The efforts that a business makes to maximize its economic impact often refer to the economic impact the business has on communities or societies within which it operates. This does not refer to the “profit” the company shows on financial statements but rather refers to how the community or society “profits” from the presence of the business, which, in turn, will result in continued profitability for the company. That is, economic impact refers to the continued prosperity of the business due to the economic benefit it provides to the community or society. Common activities include the payment of fair and living wages, providing positive impacts on the local economy and on local economic development (job creation, tax dollars, property values), and assessing the stress or relief created for local public service systems as a result of the business’s operations.
So how can your business become a sustainable business? To begin your journey, we recommend that you pick one thing, one process, one activity, or one department. Be prepared to apply critical self-analysis and be honest in identifying the associated environmental, social, and economic impact of current business practices, processes, and operations. Begin by measuring the current impact, set goals and timelines for improvement, and then track and measure those improvements and results. Do not be afraid to experiment and learn what other companies are doing. Involve and listen to employees, suppliers, customers, and others, including critics.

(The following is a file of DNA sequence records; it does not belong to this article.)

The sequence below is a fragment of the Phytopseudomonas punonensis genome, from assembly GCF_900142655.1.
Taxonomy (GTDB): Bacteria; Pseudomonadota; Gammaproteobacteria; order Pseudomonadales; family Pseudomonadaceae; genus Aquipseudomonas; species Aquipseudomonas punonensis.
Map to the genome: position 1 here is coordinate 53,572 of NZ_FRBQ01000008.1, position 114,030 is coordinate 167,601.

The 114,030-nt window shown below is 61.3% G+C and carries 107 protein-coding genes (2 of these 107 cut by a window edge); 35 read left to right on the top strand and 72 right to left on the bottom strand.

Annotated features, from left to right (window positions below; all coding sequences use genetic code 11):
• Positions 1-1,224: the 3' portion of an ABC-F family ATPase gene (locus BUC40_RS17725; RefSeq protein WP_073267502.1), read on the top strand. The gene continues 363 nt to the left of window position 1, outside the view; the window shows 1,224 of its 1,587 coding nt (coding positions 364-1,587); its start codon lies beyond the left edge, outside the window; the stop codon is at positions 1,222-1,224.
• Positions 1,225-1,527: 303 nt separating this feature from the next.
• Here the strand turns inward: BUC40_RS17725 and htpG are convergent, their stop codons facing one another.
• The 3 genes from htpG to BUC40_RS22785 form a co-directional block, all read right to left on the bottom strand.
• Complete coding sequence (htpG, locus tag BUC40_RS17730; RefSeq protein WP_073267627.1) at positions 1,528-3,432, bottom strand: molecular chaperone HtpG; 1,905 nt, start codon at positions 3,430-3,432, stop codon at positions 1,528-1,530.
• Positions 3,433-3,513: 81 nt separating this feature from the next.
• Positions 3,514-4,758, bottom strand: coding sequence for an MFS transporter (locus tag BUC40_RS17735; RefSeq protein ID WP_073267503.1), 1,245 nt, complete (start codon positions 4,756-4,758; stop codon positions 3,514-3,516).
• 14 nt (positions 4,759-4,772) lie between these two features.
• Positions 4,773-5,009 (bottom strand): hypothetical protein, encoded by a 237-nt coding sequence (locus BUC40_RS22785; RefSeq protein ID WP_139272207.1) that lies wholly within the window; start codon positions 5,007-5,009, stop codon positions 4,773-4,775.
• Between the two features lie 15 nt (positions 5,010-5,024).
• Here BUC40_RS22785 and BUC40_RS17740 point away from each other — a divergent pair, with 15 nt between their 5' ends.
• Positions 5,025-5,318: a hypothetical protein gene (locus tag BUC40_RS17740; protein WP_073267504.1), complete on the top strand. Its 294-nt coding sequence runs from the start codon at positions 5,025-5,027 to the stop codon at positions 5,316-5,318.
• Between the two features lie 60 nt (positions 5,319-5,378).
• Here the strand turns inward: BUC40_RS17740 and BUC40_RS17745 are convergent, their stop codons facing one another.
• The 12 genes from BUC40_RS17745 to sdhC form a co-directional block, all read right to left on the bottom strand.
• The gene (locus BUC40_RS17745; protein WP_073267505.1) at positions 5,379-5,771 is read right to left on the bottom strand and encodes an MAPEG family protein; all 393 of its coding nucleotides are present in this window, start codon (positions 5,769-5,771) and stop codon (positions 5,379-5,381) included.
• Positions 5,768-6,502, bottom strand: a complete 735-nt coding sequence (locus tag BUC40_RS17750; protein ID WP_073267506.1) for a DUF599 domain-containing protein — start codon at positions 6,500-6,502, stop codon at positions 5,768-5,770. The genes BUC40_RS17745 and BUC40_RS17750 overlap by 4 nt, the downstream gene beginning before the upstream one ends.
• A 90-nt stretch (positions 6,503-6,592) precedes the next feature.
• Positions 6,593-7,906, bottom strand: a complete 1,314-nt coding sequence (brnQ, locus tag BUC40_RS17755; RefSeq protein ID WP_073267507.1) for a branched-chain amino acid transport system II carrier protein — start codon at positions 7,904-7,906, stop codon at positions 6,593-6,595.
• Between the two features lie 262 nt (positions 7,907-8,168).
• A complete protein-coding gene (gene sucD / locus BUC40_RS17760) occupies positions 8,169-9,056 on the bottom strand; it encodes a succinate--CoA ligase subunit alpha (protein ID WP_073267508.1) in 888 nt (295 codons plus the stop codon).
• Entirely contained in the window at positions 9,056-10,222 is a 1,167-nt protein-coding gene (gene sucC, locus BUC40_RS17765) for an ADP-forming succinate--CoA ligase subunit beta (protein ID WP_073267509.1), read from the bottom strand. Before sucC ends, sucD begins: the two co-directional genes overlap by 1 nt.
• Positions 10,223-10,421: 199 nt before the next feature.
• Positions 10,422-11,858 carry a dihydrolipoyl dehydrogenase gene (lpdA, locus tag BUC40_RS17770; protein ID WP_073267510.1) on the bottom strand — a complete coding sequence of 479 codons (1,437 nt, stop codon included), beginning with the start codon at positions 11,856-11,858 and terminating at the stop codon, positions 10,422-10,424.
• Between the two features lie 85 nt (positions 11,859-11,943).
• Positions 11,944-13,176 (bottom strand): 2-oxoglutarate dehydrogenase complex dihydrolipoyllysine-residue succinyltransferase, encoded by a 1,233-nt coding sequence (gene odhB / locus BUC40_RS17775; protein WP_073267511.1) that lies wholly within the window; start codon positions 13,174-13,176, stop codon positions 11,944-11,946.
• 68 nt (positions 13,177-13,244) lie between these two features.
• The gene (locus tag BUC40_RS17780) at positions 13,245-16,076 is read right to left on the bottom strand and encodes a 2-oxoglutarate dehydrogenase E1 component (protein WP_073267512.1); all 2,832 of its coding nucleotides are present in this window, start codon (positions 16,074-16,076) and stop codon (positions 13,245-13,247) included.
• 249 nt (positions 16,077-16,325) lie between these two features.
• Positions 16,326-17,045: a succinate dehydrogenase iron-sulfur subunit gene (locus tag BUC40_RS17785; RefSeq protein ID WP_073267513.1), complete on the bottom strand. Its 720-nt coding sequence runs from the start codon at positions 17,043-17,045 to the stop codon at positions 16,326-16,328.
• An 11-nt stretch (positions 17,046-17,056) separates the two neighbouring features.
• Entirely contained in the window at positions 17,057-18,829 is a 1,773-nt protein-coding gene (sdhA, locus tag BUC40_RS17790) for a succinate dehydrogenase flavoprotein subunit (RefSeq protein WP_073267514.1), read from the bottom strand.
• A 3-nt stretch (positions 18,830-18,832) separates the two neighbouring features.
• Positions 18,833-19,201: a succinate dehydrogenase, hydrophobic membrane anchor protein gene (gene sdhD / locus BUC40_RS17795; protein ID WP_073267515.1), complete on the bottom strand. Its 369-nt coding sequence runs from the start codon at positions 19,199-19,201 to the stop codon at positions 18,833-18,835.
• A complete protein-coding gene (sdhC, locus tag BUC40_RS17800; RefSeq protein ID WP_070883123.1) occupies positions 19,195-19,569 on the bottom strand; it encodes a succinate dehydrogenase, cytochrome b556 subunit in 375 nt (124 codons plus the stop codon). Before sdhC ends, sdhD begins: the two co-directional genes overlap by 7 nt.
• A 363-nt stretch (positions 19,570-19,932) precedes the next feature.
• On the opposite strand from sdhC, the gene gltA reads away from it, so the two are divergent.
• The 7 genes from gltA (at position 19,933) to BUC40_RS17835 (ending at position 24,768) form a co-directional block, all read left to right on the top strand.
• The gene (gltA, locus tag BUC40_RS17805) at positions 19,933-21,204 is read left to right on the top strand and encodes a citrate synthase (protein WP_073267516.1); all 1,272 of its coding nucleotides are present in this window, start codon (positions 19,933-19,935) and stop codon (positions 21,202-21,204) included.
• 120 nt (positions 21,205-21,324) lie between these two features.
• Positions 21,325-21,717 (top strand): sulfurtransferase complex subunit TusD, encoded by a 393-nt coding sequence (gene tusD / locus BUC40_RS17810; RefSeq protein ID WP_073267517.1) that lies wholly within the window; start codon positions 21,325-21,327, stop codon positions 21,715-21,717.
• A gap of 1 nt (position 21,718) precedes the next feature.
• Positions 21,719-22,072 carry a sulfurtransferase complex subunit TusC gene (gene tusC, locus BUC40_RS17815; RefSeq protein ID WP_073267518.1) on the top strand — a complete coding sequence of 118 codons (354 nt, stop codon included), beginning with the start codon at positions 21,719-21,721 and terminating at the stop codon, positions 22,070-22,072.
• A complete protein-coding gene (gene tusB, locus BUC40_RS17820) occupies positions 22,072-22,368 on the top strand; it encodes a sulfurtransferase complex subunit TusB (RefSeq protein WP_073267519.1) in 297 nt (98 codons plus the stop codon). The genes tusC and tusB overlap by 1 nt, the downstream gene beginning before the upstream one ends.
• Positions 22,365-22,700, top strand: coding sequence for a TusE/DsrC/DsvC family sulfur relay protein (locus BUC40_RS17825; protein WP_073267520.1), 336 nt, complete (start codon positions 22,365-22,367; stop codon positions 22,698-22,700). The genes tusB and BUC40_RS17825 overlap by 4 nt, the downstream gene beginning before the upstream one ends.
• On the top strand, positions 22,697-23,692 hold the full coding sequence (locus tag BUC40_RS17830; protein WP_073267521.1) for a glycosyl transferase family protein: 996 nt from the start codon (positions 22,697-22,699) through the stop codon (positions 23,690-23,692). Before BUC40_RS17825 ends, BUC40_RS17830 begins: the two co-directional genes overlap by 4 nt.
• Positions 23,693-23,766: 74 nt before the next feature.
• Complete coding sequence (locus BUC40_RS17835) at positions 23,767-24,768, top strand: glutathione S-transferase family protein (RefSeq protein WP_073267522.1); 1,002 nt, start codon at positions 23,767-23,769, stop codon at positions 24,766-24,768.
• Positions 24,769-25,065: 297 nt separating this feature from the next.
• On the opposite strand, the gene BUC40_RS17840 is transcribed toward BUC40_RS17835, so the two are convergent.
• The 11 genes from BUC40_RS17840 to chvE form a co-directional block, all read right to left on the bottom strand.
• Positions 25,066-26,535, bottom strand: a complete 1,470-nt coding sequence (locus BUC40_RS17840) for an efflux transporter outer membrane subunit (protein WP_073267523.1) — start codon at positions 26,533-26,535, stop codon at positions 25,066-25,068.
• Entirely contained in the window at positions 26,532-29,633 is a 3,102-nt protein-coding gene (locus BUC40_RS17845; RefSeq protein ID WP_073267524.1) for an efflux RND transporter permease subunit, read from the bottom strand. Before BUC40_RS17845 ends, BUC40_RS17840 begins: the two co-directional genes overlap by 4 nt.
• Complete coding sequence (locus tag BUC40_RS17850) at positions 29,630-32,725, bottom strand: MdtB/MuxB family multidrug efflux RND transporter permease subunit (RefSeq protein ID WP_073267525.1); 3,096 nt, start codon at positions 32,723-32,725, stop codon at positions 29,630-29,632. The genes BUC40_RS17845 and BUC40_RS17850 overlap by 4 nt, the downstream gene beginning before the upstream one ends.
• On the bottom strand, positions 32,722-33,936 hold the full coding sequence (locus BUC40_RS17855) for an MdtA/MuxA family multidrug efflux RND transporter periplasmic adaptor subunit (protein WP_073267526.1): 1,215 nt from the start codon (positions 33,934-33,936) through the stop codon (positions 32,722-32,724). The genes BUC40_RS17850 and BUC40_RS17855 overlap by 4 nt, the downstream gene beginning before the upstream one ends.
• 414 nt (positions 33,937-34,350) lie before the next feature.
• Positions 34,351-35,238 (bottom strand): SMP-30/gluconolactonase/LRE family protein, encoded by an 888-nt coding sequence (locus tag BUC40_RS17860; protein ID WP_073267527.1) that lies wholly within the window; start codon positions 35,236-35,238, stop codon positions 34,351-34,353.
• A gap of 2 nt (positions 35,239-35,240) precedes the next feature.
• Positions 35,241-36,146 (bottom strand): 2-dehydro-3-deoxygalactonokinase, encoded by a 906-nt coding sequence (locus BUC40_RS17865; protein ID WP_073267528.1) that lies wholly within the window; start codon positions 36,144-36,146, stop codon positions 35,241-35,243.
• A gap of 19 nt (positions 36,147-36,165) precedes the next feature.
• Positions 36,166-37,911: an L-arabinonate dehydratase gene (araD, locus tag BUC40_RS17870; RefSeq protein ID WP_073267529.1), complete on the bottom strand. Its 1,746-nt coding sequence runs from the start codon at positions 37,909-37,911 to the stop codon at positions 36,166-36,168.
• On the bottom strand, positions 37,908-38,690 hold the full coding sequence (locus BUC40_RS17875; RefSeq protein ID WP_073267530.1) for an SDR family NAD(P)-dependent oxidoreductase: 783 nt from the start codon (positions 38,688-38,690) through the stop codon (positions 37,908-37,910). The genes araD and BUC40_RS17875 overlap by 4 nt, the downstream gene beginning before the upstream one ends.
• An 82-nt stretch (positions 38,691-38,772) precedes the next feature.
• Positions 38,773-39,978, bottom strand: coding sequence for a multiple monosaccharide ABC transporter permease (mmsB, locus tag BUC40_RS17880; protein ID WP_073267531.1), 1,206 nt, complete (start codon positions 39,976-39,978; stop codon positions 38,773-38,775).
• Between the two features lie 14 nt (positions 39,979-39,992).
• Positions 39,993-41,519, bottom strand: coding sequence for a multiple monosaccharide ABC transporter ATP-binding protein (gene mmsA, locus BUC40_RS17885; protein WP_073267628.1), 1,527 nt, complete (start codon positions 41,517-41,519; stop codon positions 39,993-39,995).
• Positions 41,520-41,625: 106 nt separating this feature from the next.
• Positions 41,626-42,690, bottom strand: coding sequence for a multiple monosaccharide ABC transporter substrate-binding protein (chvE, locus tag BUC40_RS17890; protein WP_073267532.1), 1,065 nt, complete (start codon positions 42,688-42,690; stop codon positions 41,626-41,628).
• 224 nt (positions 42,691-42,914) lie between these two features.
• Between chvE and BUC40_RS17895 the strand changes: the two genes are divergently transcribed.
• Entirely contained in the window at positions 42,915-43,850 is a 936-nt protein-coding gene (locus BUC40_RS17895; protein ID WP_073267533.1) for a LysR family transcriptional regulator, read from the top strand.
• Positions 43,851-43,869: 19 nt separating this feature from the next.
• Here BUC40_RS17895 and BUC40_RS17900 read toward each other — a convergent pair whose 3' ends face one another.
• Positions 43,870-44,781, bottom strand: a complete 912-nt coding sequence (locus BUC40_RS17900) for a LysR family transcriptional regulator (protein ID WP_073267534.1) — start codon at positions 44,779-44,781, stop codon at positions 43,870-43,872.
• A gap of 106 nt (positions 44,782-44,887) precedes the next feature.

As your company begins its sustainability journey, remember that changes will impact operations company-wide. Therefore, sustainability education is important for employees, suppliers, and customers alike, as is communication of progress toward sustainability goals. It is also important not to overstate claims or accomplishments (referred to as greenwashing). Yet another word of caution is to remember that sustainability is three-dimensional. While the concept of green is becoming mainstream, sustainability requires that you not overlook the other areas of impact (social and economic impacts). As a company begins to build a track record of changes and successes, continue bringing more processes, activities, and departments into the fold until the entire organization is focused on the triple bottom line of sustainability. Above all, remember that as a company pursues sustainability, there is no end to this journey; it is a continuous process and refinement of the way we view business within the context of society. Refer to Note 9.6 "How to Begin the Journey Toward Sustainability" for additional tips.
We return to our definition introduced at the beginning of the book: a sustainable business is one that operates in the interest of all current and future stakeholders in a manner that ensures the long-term health and survival of the business and its associated economic, social, and environmental systems. Sustainability requires a new view of business and a new philosophy on how business should be conducted. Armed with this new perspective, we believe that business can become a vehicle for positive change.